If a genuine error does occur in executing a will, the courts may be able to rectify that error. Following a long running legal saga, the Supreme Court ruled that where there is a genuine clerical error, the courts may be able to put it right. In that case – Marley v Rawlings [2014] UKSC 2 a couple, Mr and Mrs Rawlings had created ‘mirror wills’ leaving everything to each other on the ‘first death’, and then to Mr Marley on the second death. The solicitors concerned did not notice that the couple had signed the wrong wills (Mr Rawlings had signed Mrs Rawlings’ will and vice versa). The Court of Appeal agreed that it was entirely clear this was a genuine mistake on the part of all concerned, but could not be undone by any “smoke and mirrors” on the part of the court. However, the Supreme Court declared that Mr Rawlings’ will should be rectified and given effect as if he had signed the correct will.

Despite Marley v Rawlings, you should not assume that the courts will rectify mistakes. Taking care to execute your will correctly is a vital aspect of making your will and will avoid significant problems later on for your family and intended beneficiaries!

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The Royal Courts of Justice

How easy is it to contest a will successfully?

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If you’re considering legal action to contest a will, the chances are you will be trying to work out which firm of solicitors to use to represent you. And no doubt, one of the big questions you want answered is how easy is it to contest a will – and win? It’s a worthwhile question to ask. Legal action of any kind can be stressful and exhausting; it can also be expensive. Legal action to contest a will is no different – so just how easy is it to successfully contest a will?

‘Unfairness’ doesn’t come into it

If it were possible to overturn a will simply by showing that it was ‘unfair’, then the answer to the question “How easy is it to contest a will successfully?” would be “Very easy”. Many people feel that they have been treated unfairly or unjustly by a loved one in a will – but this is not sufficient to contest the will successfully. As the Supreme Court has recently confirmed in the case of Ilott v Blue Cross, English law upholds the principle of ‘testamentary freedom’ meaning that people are free to leave their property as they wish, however unfair the result of that may be.

Leaving aside ‘unfairness’ as the grounds for contesting a will, you must therefore decide whether the challenge is based on an argument that the will is invalid (and so an earlier will, or the intestacy rules apply), or that the will itself is valid, but you should have received ‘a bigger share’ or the estate.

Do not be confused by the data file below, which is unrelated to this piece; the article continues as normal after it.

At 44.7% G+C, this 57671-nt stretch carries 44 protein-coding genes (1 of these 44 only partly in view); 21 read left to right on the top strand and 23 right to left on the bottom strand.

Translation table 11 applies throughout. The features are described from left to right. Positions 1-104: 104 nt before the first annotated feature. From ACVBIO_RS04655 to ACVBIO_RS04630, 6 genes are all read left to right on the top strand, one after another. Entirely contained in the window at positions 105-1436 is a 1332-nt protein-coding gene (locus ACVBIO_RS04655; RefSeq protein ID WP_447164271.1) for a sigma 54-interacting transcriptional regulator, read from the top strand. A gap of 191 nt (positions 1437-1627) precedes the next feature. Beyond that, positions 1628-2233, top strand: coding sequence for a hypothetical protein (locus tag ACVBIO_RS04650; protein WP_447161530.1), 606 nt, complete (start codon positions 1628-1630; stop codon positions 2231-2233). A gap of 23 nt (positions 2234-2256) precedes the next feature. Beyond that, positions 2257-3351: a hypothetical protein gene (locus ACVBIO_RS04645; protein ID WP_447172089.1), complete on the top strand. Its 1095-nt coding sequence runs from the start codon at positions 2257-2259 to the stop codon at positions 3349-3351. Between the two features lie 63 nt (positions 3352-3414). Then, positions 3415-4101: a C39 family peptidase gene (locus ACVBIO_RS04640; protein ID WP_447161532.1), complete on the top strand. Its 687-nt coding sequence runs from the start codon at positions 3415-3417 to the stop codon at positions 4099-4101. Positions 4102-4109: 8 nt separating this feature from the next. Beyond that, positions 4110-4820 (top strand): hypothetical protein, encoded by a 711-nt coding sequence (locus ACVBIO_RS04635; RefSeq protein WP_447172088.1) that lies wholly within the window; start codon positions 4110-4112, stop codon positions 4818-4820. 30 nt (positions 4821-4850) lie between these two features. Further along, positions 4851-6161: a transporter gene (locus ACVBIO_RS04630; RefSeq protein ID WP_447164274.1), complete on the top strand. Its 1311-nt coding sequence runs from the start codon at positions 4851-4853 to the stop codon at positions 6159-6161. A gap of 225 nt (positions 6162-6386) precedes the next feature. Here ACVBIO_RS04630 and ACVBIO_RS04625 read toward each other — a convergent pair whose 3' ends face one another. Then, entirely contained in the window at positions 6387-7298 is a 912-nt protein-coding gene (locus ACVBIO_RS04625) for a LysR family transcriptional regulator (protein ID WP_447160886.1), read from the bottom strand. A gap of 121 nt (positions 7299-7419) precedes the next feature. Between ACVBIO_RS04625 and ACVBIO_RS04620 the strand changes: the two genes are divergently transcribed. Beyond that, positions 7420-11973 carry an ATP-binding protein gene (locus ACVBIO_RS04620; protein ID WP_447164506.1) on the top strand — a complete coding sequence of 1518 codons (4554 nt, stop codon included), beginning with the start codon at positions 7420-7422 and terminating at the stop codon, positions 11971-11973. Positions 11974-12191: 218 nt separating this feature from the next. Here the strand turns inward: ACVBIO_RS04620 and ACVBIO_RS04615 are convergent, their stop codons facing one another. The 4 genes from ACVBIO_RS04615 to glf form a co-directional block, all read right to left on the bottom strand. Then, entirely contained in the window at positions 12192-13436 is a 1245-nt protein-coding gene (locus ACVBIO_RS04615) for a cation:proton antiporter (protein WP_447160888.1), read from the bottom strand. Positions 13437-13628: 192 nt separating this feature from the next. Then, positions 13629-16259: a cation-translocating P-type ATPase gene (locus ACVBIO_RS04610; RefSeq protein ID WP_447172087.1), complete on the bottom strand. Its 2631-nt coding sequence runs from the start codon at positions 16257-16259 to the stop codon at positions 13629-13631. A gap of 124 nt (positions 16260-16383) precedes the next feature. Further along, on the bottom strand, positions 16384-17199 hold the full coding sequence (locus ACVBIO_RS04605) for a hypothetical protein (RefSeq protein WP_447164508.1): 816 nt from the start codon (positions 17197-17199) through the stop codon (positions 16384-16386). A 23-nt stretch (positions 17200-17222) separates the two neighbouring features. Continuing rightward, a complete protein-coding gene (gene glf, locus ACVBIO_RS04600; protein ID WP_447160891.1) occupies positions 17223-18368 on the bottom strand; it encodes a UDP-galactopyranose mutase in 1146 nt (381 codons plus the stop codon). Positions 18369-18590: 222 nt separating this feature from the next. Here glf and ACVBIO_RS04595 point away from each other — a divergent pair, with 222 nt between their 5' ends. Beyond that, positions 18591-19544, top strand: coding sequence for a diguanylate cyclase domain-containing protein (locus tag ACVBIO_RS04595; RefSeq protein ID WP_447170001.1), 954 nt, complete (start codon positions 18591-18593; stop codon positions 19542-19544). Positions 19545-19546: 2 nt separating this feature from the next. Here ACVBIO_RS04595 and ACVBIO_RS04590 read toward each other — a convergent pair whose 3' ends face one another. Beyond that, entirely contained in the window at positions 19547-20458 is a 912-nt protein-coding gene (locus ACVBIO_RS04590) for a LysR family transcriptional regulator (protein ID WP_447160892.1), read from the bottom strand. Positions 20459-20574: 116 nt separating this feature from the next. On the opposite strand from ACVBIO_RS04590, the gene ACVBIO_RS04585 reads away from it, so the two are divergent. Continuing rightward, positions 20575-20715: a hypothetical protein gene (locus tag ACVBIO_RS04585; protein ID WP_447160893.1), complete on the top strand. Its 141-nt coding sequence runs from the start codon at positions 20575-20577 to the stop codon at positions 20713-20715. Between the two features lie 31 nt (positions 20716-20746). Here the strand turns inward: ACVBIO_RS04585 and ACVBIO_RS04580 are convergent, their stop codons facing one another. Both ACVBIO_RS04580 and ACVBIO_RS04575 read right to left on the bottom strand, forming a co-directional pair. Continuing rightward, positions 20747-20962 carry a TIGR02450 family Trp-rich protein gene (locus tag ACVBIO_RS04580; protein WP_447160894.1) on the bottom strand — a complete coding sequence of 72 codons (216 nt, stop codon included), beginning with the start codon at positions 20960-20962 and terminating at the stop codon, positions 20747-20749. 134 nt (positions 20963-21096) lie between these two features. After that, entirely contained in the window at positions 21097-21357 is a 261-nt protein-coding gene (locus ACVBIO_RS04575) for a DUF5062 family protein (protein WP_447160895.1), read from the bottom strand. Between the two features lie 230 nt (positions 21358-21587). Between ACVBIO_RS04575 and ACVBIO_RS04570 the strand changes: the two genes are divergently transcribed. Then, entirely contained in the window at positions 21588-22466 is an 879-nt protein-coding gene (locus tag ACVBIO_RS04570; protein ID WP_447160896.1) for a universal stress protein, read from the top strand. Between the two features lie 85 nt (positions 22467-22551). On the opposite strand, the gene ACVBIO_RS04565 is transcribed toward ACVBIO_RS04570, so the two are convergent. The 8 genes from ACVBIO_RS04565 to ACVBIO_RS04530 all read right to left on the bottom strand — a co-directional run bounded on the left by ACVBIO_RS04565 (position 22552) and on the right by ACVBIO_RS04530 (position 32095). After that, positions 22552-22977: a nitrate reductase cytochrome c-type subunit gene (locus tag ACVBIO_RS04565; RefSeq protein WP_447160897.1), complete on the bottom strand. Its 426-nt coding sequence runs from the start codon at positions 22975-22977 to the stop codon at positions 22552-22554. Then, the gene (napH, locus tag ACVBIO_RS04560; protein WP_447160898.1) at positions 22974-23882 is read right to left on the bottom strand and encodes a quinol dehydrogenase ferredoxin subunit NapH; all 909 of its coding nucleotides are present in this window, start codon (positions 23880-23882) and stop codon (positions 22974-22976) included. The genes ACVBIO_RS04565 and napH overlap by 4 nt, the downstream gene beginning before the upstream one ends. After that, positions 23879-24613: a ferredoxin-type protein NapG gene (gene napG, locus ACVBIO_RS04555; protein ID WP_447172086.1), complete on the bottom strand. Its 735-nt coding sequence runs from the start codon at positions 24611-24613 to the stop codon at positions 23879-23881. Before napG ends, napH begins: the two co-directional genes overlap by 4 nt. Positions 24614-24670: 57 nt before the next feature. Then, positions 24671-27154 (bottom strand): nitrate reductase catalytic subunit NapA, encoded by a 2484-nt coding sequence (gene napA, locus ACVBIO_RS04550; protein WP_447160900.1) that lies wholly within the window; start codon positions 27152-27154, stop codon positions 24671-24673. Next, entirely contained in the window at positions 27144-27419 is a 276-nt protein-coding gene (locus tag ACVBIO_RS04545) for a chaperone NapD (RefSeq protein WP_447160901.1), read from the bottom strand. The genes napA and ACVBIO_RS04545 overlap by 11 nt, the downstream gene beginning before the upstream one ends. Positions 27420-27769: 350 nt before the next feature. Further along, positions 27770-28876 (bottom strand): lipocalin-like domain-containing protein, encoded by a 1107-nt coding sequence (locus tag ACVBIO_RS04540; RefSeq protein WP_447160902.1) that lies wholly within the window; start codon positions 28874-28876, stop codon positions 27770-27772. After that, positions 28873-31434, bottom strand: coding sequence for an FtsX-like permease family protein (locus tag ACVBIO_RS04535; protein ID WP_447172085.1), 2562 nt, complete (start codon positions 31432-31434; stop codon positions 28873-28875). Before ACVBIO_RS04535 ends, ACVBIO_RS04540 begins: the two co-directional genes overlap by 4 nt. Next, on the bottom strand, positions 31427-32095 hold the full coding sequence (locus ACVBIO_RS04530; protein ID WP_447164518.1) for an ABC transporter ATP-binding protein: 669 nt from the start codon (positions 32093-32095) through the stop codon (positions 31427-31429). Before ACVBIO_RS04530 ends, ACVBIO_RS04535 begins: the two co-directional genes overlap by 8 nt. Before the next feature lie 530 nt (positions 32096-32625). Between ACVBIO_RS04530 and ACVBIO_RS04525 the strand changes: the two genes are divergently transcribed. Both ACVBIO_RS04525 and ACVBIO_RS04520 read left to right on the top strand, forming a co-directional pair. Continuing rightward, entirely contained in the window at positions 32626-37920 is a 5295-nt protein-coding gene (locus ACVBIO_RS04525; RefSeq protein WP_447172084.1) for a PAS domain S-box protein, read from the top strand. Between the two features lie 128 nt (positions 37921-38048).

Evidence to contest a will

As with any legal dispute, the strength of your claim in respect of a will depends on the evidence. You must prove that the will is invalid for a legally acceptable reason – for example because the person making the will, the Testator, did not have the capacity to make the will, or because he or she had been subjected to undue influence. And here is one of the first difficulties in overturning a will: there is often very little evidence to show that anything untoward has happened. If there is evidence, it is often very old – and the person who would be in the best position to explain the will – the Testator – is no longer around to explain.

Evidence such as medical records are important if you are claiming that the Testator did not have testamentary capacity to make the will; but medical notes are prepared in relation to medical treatment, and not with a view to future legal action. It’s often the case that medical records don’t provide a complete answer for the purposes of a will dispute.

If you feel that undue influence has been brought to bear on your relation resulting in the will being drawn up in a particular way, it can be even more difficult to contest the will. There is unlikely to be any concrete evidence, and for a claim to succeed, the court must be satisfied that the will could only have been created in such a way as the result of undue influence.

Alternatively, if you are not challenging the validity of the will but the way an estate has been shared out, in a claim under the Inheritance Act, you must show that you have a financial need and depending on the nature of your claim that you were in some way dependent upon the Testator, that he owed you a legal obligation as his spouse or alternatively that even though you are his adult child, he owed you a special moral obligation (for instance because of your ill health, dependency or where there is a situation of historical abuse).

A question of cost

Even assuming there is sufficient evidence to contest a will, you must also consider the costs that a legal action will incur. We offer a ‘no win no fee’ service in almost all will dispute actions that we handle for clients – this limits your liability if your case gets as far as the courts and you do not win your case; if you do win, you will need to pay the legal costs. The losing party may be ordered to pay these, but it may be that the costs all but wipe out the financial value of your victory.

We very much favour using dispute resolution – mediation for example – as a means of resolving will disputes without going to court. Mediation is a quicker, less costly way to resolve a will dispute, and can often result in an outcome which is more suitable than an order of the court. There may still be costs to pay.